- International Health Governance
- International Justice, Theories of
- International Law
- International Monetary Relations, History of
- International Negotiation and Conflict Resolution
- International Nongovernmental Organizations
- International Organizations
- International Relations as a Social Science
- International Relations Theory
- International Security
- International Society
- International Society, Theorizing
- International Support For Nonstate Armed Groups
- Internet Law
- Interstate Cooperation Theory and International Institutio...
- Intervention and Use of Force
- Iran, Politics and Foreign Policy
- Iraq: Past and Present
- Just War Theory
- Kurdistan and Kurdish Politics
- Law of the Sea
- Laws of War
- Leadership in International Affairs
- League of Nations
- Lean Forward and Pull Back Options for US Grand Strategy
- Mediation and Civil Wars
- Mediation in International Conflicts
- Mediation via International Organizations
- Middle East, The Contemporary
- Military Science
- Minority Rights
- Multilateralism (1992–), Return to
- National Liberation, International Law and Wars of
- National Security Act of 1947, The
- Nations and Nationalism
- NATO, Europe, and Russia: Security Issues and the Border R...
- New Multilateralism in the Early 21st Century
- Nonproliferation and Counterproliferation
- Nonviolent Resistance Datasets
- Peace of Utrecht
- Peacebuilding, Post-Conflict
- Political Demography
- Political Economy of National Security
- Political Learning and Socialization
- Political Psychology
- Politics and Islam in Turkey
- Popular Culture and International Relations
- Post-Civil War State
- Post-Conflict and Transitional Justice
- Power Transition Theory
- Preventive War and Preemption
- Prisoners, Treatment of
- Private Military and Security Companies (PMSCs)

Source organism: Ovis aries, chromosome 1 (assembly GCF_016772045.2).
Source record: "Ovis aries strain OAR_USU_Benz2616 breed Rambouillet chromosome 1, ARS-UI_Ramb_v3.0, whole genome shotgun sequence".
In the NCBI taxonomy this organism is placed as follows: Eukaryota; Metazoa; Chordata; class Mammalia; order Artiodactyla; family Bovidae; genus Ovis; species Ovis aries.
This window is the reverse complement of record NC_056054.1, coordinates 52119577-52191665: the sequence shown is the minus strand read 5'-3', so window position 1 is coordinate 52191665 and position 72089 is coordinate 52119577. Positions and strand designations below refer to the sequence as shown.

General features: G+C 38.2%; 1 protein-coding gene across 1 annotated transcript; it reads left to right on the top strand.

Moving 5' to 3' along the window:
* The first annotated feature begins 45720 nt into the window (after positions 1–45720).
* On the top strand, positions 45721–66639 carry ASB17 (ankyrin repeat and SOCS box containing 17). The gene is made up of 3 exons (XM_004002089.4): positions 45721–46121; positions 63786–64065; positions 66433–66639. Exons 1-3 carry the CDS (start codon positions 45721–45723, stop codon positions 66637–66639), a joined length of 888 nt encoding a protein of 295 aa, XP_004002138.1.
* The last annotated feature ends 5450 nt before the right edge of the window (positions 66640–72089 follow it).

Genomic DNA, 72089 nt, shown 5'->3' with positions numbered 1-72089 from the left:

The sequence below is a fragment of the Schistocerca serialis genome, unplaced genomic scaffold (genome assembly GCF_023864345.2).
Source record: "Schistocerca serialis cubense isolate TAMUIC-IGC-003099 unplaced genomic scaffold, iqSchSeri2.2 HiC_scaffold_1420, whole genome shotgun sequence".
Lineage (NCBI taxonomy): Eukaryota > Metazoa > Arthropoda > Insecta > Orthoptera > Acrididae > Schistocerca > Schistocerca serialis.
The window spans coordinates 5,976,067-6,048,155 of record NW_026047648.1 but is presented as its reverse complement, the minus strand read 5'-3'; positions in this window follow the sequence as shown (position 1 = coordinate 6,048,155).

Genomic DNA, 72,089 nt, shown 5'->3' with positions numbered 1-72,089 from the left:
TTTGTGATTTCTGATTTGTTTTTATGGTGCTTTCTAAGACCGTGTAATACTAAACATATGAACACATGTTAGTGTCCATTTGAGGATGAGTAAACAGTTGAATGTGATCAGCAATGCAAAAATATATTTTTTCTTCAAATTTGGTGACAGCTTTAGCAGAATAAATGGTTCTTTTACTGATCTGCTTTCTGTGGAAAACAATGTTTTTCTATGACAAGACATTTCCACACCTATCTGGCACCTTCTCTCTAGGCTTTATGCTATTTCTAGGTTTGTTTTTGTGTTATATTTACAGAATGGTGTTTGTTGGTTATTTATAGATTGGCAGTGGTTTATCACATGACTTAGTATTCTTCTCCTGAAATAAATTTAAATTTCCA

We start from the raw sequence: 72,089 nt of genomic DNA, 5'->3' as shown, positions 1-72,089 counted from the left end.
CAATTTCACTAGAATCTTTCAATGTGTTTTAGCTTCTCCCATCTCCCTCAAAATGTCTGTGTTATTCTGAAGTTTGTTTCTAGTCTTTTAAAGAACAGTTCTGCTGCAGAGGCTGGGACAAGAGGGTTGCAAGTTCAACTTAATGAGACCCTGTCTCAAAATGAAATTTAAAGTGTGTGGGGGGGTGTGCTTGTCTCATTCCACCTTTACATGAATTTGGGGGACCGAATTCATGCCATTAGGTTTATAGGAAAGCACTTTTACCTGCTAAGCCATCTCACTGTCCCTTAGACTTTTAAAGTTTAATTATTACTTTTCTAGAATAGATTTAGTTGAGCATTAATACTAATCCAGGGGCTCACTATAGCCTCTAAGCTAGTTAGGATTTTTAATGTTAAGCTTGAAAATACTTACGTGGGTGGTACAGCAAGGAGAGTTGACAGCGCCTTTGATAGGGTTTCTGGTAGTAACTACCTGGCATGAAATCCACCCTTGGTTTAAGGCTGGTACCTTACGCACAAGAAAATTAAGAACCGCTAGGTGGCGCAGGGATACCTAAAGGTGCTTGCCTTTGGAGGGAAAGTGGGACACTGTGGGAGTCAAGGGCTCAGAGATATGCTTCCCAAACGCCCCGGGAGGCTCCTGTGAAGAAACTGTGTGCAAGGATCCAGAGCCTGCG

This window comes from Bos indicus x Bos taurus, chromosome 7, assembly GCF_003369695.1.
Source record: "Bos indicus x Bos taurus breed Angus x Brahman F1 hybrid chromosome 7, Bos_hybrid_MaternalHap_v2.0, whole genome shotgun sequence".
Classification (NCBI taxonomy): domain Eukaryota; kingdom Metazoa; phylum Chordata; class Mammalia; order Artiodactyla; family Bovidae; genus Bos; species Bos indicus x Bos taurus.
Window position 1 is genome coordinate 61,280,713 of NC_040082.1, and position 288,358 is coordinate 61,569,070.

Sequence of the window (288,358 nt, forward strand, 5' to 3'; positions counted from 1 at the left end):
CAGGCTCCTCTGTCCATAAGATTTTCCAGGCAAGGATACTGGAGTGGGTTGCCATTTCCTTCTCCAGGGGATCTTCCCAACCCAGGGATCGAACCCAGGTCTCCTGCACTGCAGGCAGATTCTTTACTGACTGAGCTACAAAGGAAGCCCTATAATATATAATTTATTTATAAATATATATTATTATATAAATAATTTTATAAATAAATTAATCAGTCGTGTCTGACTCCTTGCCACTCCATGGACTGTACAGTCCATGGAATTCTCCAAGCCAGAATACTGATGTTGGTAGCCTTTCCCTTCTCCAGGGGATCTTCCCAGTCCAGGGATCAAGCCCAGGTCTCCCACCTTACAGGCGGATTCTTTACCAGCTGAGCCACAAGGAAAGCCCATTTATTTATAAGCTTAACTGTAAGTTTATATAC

- Pro-Government Militias
- Prospect Theory in International Relations
- Public Opinion and the European Union
- Quantum Social Science
- Race and International Relations
- Religion and International Relations
- Religiously Motivated Violence
- Reputation in International Relations
- Responsibility to Protect
- Rising Powers in World Politics
- Russian Revolutions and Civil War, 1917-1921
- Sanctions in International Law
- Second Sino-Japanese War (1937-1945), The
- Shining Path
- Social Scientific Theories of Imperialism
- Soviet Union in World War II
- Space Strategy, Policy, and Power
- Spatial Dependencies and International Mediation
- State Theory in International Relations
- Strategic Air Power
- Strategic and Net Assessments
- Sustainable Development
- Teaching International Relations
- Territorial Disputes
- Terrorist Financing
- Terrorist Group Strategies
- The Changing Nature of Diplomacy
- The Queer in/of International Relations
- Theories of International Relations, Feminist
- Theory, Chinese International Relations
- Trade Law
- Transnational Actors
- Transnational Social Movements
- Trust and International Relations
- UN Security Council
- United Nations, The
- US and Africa
- US–UK Special Relationship
- Vienna Conventions on Diplomacy and Consular Relations
- Voluntary International Migration
- War of the Spanish Succession (1701-1714)
- Western Balkans
- Western Front (World War I)
- Westphalia, Peace of (1648)
- Women and Peacemaking Peacekeeping
- World Economy 1919-1939
- World Polity School
- World War II Diplomacy and Political Relations